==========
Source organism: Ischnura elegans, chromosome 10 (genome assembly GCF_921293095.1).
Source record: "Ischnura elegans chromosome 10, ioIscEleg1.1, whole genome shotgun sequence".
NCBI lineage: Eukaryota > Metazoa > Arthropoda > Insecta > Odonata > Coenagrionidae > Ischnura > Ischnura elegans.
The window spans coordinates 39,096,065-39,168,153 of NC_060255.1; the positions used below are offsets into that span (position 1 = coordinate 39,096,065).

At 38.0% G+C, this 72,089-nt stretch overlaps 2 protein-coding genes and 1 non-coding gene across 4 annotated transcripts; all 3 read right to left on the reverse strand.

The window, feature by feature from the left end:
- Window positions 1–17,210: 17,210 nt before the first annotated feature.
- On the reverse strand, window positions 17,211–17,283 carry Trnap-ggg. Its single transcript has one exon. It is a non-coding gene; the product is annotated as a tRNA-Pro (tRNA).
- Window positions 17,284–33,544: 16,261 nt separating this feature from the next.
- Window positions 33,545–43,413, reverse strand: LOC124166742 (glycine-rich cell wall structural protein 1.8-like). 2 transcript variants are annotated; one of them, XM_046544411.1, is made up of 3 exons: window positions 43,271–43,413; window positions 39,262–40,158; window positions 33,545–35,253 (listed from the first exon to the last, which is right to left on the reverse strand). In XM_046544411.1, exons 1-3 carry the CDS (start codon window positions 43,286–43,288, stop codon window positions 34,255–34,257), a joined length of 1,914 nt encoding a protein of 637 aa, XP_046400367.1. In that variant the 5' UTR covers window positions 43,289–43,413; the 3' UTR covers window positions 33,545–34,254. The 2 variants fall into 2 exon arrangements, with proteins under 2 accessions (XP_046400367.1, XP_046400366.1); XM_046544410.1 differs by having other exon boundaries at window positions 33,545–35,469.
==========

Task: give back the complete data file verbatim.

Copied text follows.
Source organism: Ischnura elegans, chromosome 10 (genome assembly GCF_921293095.1).
Source record: "Ischnura elegans chromosome 10, ioIscEleg1.1, whole genome shotgun sequence".
NCBI lineage: Eukaryota > Metazoa > Arthropoda > Insecta > Odonata > Coenagrionidae > Ischnura > Ischnura elegans.
The window spans coordinates 39,096,065-39,168,153 of NC_060255.1; the positions used below are offsets into that span (position 1 = coordinate 39,096,065).

At 38.0% G+C, this 72,089-nt stretch overlaps 2 protein-coding genes and 1 non-coding gene across 4 annotated transcripts; all 3 read right to left on the reverse strand.

The window, feature by feature from the left end:
- Window positions 1–17,210: 17,210 nt before the first annotated feature.
- On the reverse strand, window positions 17,211–17,283 carry Trnap-ggg. Its single transcript has one exon. It is a non-coding gene; the product is annotated as a tRNA-Pro (tRNA).
- Window positions 17,284–33,544: 16,261 nt separating this feature from the next.
- Window positions 33,545–43,413, reverse strand: LOC124166742 (glycine-rich cell wall structural protein 1.8-like). 2 transcript variants are annotated; one of them, XM_046544411.1, is made up of 3 exons: window positions 43,271–43,413; window positions 39,262–40,158; window positions 33,545–35,253 (listed from the first exon to the last, which is right to left on the reverse strand). In XM_046544411.1, exons 1-3 carry the CDS (start codon window positions 43,286–43,288, stop codon window positions 34,255–34,257), a joined length of 1,914 nt encoding a protein of 637 aa, XP_046400367.1. In that variant the 5' UTR covers window positions 43,289–43,413; the 3' UTR covers window positions 33,545–34,254. The 2 variants fall into 2 exon arrangements, with proteins under 2 accessions (XP_046400367.1, XP_046400366.1); XM_046544410.1 differs by having other exon boundaries at window positions 33,545–35,469.